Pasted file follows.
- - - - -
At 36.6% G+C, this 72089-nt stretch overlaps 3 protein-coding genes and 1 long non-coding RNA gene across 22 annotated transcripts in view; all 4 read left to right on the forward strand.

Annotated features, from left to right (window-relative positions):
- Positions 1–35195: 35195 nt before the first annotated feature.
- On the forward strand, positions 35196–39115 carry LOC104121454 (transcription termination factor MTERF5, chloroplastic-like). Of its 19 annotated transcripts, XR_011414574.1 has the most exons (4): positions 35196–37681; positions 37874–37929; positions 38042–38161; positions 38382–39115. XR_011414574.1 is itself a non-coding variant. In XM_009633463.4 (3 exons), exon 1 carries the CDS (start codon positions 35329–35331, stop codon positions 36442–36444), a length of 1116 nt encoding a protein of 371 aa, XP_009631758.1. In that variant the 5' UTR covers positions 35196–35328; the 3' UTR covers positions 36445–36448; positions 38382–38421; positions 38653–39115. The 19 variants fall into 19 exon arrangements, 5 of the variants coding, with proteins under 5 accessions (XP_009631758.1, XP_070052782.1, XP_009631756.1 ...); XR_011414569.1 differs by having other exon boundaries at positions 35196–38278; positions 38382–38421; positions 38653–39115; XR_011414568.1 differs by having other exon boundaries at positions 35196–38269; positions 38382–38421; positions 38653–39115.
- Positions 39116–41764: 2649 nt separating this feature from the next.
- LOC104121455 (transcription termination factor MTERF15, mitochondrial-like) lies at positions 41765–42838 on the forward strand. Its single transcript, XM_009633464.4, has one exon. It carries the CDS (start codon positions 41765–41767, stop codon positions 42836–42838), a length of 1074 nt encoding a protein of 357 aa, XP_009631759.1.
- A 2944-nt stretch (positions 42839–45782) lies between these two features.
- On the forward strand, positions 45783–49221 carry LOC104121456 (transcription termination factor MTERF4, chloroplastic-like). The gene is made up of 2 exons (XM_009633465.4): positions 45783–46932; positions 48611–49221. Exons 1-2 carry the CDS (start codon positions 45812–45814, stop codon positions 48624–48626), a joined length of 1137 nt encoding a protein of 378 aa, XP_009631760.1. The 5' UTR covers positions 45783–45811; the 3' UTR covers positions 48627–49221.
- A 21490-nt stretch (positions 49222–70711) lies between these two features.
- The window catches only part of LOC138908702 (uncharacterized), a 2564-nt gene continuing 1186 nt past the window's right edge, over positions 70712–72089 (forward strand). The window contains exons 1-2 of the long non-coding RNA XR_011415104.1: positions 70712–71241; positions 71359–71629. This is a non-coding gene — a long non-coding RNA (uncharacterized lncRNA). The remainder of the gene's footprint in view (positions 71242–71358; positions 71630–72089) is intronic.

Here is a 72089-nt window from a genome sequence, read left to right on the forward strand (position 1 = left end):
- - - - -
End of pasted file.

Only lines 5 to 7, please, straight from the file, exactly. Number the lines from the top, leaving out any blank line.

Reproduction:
- Positions 39116–41764: 2649 nt separating this feature from the next.
- LOC104121455 (transcription termination factor MTERF15, mitochondrial-like) lies at positions 41765–42838 on the forward strand. Its single transcript, XM_009633464.4, has one exon. It carries the CDS (start codon positions 41765–41767, stop codon positions 42836–42838), a length of 1074 nt encoding a protein of 357 aa, XP_009631759.1.
- A 2944-nt stretch (positions 42839–45782) lies between these two features.